Media Outlets Profile Attendees at HIV/AIDS Conferences in Mexico City
Inter Press Service reports that about 350 delegates from HIV advocacy organizations gathered in the Mexican capital for a two-day conference that opened Thursday. The conference, organized by the group International People Living With HIV, is titled "Living 2008: The Positive Leadership Summit."
According to Inter Press Service, People Living With HIV launched in 1983 at a conference in Denver, during which a group of advocates for the first time publicly expressed the needs of HIV-positive people and voiced the idea that "personal experiences should help shape the design of policies." The group took on an international dimension in 1994, when 42 countries signed the Paris Declaration, also known as the Declaration of Greater Involvement of People Living With HIV/AIDS.
Although advocates have successfully increased their "influence and visibility" in the past 10 years, HIV-positive people "continue to face discrimination, isolation and criminalization for HIV transmission," Inter Press Service reports. The conference aimed to address various issues, such as the criminalization of HIV transmission, HIV prevention, support for HIV-positive people, universal access to treatment, and sexual and reproductive rights (Godoy, Inter Press Service, 7/31).
In addition, thousands of advocates marched through Mexico City on Saturday to protest discrimination against HIV-positive people ahead of the XVII International AIDS Conference, which opened Sunday, AFP/Google.com reports. According to AFP/Google.com, several first ladies from Latin America and Caribbean countries met Saturday to discuss the HIV/AIDS epidemic among women (AFP/Google.com, 8/2).
Commercial Sex Workers
Reuters on Sunday profiled commercial sex workers who say they intend to protest the XVII International AIDS Conference because they cannot afford the conference's registration fees. Elma Delea, an advocate and transsexual sex worker near Mexico City, said Mexican health officials have told her and other advocates they did not have enough money for "everyone who wanted scholarships" to attend the conference. Elvira Madrid, an advocate working for the rights of sex workers in Mexico City, said, "The conference is a place to exchange opinion, but now only those in power have a say."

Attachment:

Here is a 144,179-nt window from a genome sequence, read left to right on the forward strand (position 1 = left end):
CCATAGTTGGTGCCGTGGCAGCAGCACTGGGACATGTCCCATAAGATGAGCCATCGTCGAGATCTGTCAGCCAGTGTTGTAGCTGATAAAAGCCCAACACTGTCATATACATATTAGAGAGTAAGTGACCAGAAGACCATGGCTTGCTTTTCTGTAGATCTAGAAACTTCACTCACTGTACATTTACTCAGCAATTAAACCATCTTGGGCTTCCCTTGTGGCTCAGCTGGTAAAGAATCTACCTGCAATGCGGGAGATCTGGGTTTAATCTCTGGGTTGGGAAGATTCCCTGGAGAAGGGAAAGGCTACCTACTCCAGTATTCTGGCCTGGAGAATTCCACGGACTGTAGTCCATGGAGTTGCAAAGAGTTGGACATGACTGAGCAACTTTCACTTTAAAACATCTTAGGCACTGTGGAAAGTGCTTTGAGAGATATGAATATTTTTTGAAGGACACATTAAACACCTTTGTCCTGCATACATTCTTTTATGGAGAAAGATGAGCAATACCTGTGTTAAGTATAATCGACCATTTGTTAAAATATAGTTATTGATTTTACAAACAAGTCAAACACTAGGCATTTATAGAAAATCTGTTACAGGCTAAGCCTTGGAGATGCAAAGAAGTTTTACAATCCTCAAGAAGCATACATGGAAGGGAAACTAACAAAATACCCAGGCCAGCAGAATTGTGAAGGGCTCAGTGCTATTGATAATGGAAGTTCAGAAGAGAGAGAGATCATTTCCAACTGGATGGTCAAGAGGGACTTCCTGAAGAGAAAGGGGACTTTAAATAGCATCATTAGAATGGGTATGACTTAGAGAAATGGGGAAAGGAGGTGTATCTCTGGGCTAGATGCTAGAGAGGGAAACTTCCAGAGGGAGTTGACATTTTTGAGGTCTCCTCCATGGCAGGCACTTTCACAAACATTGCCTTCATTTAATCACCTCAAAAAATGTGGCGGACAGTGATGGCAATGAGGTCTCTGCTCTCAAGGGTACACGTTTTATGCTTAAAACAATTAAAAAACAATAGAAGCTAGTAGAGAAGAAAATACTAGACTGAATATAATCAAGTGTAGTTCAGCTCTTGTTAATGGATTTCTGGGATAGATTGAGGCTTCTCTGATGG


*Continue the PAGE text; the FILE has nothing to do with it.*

Commercial sex work is illegal in Mexico but is "widely tolerated," Reuters reports. Delea said it is important for society to acknowledge sex workers. Police officers in Mexico often detain sex workers when they are found with condoms, which makes it more difficult to practice safer sex, Delea said. Delea added that fellow protesters want to teach women how to protect themselves when customers refuse to use condoms (Tan, Reuters, 8/3).
Singer-Songwriter Annie Lennox
According to the AP/Google.com, singer-songwriter Annie Lennox also will attend the XVII International AIDS Conference as an ambassador for Oxfam. Lennox said complacency threatens to slow the fight against HIV/AIDS and is urging musicians, filmmakers and women to continue to promote the issue (AP/Google.com, 8/2). She added, "This dialogue must not go off the table" (AP/Google.com, 8/3).
Lennox also has launched a campaign called "Sing," which includes a song she recorded with 23 female singers to raise money for HIV/AIDS. She also is campaigning on behalf of South African women and children living with HIV/AIDS (AP/Google.com, 8/2).
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